Maddy Grupper: I think that oftentimes when you’re talking about any individual issue, even issues that relate to climate change or other global issues, it’s easy to feel like your issue is isolated to your community. So Susan and I wanted to come up with a format to show how prevalent these issues are and that causes can be really similar. I also think that oftentimes researchers can come across as kind of “savior-y.” I wanted to center the community itself and show how to empower them within these research stories. There were many layers to why we chose the formula that we chose, but a lot of it was feeling like our focus is off when we talk about research if we don’t empower communities.
Amelia Gay: How did the project get started?
Maddy Grupper: Susan and I were originally going to do it for a Diversity Scholar project (through the Virginia Tech graduate school), but the diversity scholarship program got canceled because of COVID. We had already begun interviewing people and writing stories, so we were left with this really cool product, but not anywhere to house it. So we pitched it to Carrie [Kroehler] and Patty [Raun] at the Center for Communicating Science and they were like, how could we help improve it? And we said it would be amazing if we could pay our graduate student writers because that way they could leave not only with a product, i.e., a science communication publication, but with paid work, which helps you on your resume. And they’re hosting it on the center’s website.
Amelia Gay: How does the process of getting other students published on that website work?
Maddy Grupper: At first we either interviewed researchers and wrote stories about them or offered them the opportunity to write a story on their own. Now, through partnering with the Center for Communicating Science, part of our mission statement changed from just sharing these stories to helping grad students learn how to write stories and get a product out of that. So now we only have people write stories who are interested in writing their own story, and the project is specifically centered on graduate students.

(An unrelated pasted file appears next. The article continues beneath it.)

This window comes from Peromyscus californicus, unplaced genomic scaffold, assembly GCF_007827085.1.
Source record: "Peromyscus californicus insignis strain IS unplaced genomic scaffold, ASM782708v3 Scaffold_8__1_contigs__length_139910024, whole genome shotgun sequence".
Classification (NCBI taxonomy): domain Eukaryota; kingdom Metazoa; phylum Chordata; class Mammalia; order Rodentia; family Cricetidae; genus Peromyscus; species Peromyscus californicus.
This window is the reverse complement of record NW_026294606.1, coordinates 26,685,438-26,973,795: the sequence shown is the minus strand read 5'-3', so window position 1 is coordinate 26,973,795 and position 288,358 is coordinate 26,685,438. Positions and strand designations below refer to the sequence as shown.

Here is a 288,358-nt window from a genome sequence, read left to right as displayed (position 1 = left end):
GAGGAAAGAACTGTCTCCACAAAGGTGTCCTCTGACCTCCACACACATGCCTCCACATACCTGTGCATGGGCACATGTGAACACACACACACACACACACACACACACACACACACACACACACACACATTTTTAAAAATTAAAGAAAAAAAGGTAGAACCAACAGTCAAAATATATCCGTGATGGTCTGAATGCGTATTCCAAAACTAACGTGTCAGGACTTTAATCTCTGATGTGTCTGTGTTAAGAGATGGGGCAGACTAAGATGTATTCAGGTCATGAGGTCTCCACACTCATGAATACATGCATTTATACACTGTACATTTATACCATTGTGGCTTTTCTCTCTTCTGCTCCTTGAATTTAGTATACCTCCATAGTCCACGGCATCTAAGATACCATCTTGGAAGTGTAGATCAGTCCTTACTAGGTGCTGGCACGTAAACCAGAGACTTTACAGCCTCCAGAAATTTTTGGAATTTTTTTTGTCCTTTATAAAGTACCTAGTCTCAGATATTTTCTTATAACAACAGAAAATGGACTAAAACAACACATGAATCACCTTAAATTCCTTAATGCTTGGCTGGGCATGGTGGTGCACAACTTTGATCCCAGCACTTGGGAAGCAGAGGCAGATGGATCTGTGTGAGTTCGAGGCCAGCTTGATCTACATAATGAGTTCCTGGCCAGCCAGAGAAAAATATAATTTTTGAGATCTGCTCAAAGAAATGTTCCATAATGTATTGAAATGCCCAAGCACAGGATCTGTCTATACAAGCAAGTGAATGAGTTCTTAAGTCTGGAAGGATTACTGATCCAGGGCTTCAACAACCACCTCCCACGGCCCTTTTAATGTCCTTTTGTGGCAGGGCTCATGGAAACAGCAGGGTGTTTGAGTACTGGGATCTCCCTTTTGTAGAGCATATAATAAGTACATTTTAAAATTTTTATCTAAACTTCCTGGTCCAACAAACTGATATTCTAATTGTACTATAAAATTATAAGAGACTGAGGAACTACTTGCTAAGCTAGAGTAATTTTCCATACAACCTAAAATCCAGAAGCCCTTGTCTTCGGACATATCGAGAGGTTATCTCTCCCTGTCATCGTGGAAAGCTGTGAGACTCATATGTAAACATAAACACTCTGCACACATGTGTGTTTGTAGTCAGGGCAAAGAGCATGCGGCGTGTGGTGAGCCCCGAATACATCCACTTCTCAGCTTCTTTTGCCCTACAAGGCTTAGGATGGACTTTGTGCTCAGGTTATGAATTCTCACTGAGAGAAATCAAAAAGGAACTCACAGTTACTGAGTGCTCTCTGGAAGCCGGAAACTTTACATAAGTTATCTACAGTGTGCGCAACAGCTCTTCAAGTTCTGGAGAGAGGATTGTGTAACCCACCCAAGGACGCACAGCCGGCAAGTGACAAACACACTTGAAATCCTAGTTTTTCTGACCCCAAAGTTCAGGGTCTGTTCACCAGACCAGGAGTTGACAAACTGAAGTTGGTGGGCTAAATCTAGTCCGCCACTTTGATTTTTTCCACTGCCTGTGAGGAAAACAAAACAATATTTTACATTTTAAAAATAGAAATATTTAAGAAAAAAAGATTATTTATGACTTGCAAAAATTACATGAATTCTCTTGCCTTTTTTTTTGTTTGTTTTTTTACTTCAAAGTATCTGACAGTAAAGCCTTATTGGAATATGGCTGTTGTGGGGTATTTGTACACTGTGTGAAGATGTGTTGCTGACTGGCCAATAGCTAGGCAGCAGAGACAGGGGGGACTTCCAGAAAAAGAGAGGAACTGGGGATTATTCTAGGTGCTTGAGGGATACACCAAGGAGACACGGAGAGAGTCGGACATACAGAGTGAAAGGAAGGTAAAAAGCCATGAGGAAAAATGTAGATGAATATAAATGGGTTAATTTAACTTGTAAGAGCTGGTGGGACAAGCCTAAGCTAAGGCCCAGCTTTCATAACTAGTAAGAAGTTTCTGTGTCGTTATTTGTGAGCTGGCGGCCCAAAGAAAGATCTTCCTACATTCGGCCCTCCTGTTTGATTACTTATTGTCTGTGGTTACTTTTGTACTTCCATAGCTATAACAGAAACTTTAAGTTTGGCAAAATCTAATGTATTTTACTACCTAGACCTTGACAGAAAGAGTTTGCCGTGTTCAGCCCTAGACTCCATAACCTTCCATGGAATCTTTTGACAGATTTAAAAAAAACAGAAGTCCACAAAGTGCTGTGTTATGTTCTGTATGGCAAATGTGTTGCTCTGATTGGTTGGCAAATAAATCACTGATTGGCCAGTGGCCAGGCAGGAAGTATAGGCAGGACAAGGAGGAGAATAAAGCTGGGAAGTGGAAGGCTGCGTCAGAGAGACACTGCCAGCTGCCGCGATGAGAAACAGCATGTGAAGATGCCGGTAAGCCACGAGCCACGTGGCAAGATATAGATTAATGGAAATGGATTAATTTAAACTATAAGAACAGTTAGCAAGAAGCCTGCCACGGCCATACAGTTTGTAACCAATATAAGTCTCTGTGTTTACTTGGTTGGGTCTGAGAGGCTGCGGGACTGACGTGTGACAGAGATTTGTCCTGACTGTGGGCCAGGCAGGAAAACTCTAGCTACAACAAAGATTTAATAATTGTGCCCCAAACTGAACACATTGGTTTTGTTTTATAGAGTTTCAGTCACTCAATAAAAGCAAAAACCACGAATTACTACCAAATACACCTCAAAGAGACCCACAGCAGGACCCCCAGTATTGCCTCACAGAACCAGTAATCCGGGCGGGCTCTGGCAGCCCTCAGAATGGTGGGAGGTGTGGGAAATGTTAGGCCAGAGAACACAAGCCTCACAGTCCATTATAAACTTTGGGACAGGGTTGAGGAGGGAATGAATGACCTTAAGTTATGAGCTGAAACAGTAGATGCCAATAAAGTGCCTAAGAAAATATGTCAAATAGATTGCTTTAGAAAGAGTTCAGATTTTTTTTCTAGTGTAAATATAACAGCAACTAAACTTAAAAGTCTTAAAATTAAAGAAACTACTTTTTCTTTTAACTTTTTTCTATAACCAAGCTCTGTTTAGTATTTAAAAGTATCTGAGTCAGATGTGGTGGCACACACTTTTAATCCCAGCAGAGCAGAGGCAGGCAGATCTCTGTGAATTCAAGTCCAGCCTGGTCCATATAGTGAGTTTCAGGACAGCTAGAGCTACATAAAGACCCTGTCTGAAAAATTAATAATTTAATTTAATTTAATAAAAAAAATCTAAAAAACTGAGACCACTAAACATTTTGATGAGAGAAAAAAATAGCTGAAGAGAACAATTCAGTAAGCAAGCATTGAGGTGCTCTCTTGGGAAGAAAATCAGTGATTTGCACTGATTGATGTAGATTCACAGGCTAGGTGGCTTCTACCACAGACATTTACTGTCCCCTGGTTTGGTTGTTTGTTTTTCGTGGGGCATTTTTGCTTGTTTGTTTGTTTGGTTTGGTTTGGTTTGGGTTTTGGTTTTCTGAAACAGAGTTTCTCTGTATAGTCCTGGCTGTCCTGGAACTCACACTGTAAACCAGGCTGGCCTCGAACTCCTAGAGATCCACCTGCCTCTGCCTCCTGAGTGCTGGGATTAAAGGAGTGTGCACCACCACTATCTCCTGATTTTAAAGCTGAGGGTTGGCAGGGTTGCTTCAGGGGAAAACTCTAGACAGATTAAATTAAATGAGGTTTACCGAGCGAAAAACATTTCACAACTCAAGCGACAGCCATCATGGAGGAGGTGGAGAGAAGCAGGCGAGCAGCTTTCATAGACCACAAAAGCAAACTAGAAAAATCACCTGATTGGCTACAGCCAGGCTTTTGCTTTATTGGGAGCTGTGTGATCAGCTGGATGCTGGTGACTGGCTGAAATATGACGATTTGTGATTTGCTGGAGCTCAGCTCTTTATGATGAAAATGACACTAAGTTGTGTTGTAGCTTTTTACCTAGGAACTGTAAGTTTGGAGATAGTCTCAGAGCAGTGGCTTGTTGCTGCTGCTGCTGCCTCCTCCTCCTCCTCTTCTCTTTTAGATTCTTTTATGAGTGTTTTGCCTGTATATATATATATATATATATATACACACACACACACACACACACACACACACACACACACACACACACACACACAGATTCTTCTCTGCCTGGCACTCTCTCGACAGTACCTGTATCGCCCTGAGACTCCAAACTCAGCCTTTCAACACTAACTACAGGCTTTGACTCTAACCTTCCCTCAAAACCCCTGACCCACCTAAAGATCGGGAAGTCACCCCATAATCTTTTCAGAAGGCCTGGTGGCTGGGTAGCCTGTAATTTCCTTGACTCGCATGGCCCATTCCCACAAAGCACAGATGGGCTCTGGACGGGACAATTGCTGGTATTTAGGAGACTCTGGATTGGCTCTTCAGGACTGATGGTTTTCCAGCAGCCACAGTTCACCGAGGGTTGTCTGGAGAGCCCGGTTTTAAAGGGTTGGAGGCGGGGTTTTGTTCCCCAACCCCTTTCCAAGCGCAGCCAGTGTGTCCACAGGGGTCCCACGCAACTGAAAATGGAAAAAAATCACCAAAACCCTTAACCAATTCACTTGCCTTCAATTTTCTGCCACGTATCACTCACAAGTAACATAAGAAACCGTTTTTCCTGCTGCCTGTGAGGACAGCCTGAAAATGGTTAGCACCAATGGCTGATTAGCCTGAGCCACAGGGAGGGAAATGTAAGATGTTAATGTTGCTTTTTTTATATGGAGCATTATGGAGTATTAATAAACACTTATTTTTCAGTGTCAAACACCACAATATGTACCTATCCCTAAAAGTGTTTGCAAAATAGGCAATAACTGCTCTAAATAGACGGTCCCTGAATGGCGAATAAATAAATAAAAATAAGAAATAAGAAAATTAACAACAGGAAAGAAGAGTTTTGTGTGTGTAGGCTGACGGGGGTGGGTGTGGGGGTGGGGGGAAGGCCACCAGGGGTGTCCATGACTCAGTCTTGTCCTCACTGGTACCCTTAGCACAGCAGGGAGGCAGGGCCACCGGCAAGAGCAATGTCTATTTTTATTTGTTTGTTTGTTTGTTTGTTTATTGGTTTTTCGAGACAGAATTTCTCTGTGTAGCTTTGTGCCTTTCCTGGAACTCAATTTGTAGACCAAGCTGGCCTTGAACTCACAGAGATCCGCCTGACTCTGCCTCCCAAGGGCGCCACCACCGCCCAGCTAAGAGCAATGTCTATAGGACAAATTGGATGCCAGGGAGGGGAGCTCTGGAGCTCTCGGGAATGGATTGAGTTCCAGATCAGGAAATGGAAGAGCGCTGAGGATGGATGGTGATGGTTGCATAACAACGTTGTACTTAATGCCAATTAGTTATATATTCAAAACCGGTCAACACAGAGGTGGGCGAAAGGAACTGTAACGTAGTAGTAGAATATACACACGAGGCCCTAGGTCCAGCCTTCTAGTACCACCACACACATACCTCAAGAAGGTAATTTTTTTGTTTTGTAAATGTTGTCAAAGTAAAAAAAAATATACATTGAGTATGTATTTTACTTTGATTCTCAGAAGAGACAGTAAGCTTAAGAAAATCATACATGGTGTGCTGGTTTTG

Amelia Gay: Do you have any future plans for the project or people you want stories from to fill up the map?
Maddy Grupper: The fuller the map could be, I think the better! We certainly got enough interest to put more stories on than we had writer slots available, which was really encouraging. The ideal would be to keep it going and be able to expand it to something that’s bigger than food and water stories or something that’s potentially bigger than Virginia Tech. Right now we’re expanding the project into a mentoring program and bringing Alaina Weinheimer on board as a new editor so that she can carry the work forward. It’s really exciting to have found a way to keep the project going!
By RJ Loyd and Amelia Gay, Center for Communicating Science student interns